I like the Christmas season, and I realize not everyone does. I enjoy the decorating, shopping, and gift wrapping. This wasn’t always the case, but now that I’ve cut down on what I do, it’s something I look forward to. I recall feeling guilt in years past because I was not ho-ho-ho-ing during the requisite preparation for the holiday season. Fortunately, I’ve given up or outgrown what I didn’t enjoy, namely:
•Shopping for yet another gift when I thought my standing in line had been complete. The extra trip was usually for a coworker or someone who had given me an unexpected gift. Solution: throughout the year, pick up items suitable as generic gifts, preferably small, easy to wrap items. Better solution: minimize gift-giving. When an unexpected gift is received, take the giver out for coffee or lunch and attempt to come to agreement that instead of exchanging gifts, you will meet to have coffee or lunch for the holidays. Whether you’re able to schedule the meeting depends on how much you like the person.
•Feeling compelled to visit or attend events. When I lived with my parents, my brother and I were pulled away from our toys to make the rounds to exchange gifts and comment on holiday decor at the homes of my grandmother and a few aunts and uncles. Solution: Send early invitations for your holiday open house for a three-hour period. But if tradition mandates you dine at the home of a relative, suck it up or risk dire consequences.
•Decorating until your back is about to crack. When I had small children, every room screamed Christmas. After putting up the tree together—most years—my husband and I decorated the mantle, changed the linens in bathrooms and on furniture, hung wreaths on every window, put up outside lights, wrapped garland around banisters, and placed a small tree in each room. Solution: Everything doesn’t have to be done in one day. Make decorating fun by including everyone possible with Christmas music playing in the background, have a decorating party with friends who don’t mind a little work, and only start a task when you have the energy for it. As our children got older, we reduced the amount of decor. Better solution: Every few years we go on vacation for Christmas. We decorate the hotel room and leave the decor, with a nice tip for the cleaning staff. Alternatively, hire someone to put up and take down your tree, wreaths on windows, and outside lights.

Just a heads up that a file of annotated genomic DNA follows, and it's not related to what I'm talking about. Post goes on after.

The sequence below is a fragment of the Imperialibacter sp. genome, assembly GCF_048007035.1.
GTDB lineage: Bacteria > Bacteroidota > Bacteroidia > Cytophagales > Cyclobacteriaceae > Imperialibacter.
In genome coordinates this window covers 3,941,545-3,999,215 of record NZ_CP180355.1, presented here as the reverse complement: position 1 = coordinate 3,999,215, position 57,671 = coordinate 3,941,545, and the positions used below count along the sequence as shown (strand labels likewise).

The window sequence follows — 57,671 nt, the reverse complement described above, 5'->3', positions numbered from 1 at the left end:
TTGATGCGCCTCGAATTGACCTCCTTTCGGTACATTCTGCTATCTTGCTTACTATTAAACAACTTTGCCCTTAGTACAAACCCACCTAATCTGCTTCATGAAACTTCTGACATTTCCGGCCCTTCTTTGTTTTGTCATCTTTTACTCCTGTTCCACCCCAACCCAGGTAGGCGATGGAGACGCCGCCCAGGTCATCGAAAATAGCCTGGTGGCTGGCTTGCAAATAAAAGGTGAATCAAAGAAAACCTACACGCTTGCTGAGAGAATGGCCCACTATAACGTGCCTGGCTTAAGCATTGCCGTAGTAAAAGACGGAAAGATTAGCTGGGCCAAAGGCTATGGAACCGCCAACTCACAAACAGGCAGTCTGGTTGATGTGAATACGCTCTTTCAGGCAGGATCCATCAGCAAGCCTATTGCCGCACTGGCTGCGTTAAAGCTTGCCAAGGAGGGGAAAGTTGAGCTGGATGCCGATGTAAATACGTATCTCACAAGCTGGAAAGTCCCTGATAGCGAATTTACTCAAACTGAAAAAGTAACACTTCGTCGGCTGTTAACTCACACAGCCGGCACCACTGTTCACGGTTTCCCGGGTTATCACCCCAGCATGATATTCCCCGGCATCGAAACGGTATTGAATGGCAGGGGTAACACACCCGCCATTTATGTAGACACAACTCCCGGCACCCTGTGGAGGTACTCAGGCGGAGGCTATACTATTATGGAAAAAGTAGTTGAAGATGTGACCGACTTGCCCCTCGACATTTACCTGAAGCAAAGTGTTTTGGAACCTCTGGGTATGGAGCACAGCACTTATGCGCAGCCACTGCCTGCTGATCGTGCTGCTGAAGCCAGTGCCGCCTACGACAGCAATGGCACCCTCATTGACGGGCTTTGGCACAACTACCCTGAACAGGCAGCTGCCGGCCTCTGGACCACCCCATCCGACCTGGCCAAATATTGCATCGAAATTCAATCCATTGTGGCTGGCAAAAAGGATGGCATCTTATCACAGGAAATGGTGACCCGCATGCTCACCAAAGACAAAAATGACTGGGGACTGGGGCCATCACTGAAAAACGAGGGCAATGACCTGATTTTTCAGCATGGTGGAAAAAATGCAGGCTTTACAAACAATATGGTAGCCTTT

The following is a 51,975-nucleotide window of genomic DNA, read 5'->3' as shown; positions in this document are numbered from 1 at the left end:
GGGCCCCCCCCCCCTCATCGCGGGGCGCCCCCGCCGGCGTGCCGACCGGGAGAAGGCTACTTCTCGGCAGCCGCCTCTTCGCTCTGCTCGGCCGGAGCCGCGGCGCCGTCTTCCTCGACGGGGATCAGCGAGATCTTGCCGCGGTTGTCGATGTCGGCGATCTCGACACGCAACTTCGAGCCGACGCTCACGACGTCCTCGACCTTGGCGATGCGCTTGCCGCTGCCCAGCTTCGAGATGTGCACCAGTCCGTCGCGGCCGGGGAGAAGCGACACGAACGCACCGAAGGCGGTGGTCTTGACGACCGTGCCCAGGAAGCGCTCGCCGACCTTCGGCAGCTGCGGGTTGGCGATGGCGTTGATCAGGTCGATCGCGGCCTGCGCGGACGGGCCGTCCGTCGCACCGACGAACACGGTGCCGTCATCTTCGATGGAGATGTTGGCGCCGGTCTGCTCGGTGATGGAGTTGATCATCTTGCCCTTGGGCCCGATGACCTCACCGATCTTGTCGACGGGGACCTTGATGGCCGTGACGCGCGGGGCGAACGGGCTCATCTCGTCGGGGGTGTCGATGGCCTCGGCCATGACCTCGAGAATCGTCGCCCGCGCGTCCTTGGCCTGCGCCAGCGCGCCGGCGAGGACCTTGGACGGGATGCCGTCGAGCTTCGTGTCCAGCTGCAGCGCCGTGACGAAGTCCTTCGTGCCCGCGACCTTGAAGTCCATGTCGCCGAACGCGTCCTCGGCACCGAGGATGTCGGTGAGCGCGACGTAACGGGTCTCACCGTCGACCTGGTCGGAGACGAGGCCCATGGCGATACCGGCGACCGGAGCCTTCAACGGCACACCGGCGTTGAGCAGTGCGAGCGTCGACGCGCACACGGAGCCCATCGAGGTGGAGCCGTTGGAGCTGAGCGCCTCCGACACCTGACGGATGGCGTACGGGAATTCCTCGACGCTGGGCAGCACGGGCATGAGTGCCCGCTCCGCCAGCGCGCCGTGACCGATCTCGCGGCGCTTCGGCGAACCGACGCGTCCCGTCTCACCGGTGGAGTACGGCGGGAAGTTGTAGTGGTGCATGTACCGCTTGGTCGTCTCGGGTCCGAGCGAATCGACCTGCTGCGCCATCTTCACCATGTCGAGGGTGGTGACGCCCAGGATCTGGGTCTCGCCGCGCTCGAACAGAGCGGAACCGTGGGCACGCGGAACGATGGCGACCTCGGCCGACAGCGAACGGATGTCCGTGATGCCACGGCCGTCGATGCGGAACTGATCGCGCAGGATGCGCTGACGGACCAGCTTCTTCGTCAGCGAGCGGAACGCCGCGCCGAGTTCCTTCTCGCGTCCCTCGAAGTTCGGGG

•Baking Christmas cookies and desserts. Certain smells belong in the house at Christmas. Personally, I’m not a cookie person. That’s what bakeries are for. But when my children were younger, having a bowl to lick was par for the course. I swayed them to the smell I like best: gingerbread. The cookies are not difficult to make, though I prefer gingerbread. And eventually they did as well. Now that my children are young adults, I bake our favorite dessert, Bacardi rum cake. Solution: think of baking cookies as an art project. If you’re not into art, purchase the cookies if you must. Treat yourself to the dessert you like.
•Attending office parties. I appreciated office parties as an opportunity to see the true personalities of my coworkers. Many gatherings were corny and I don’t eat just anyone’s food, so I got to say, “No, thanks, I’m not hungry” often, learned who had eating disorders, was entertained by those who were socially misfit, and got to know a few coworkers better whom I later considered friends. Solution: it’s only once a year and sort of mandatory, so enjoy the show.
•Feeling guilty. Christmas is not the time to have regrets, yet I’ve felt there was someone I should have but didn’t reach out to, or something I should have done but didn’t. Solution: Make the call or be an angel to someone who needs one. There are many opportunities to make someone happy, which should alleviate whatever guilt you feel for Christmas past or present. Donate time, items, or money to local shelters, food banks, homes for children, children’s or general hospitals. Or just drive around, locate a homeless person, and give a wrapped or unwapped gift of socks, a warm hat, or gloves.
The best way to enjoy the holidays is to recreate your traditions to allow yourself to remember what the holiday is about and enjoy it. I now do Christmas-lite, a reduced diet of must-do’s that allows me to bask in the happiness of the season.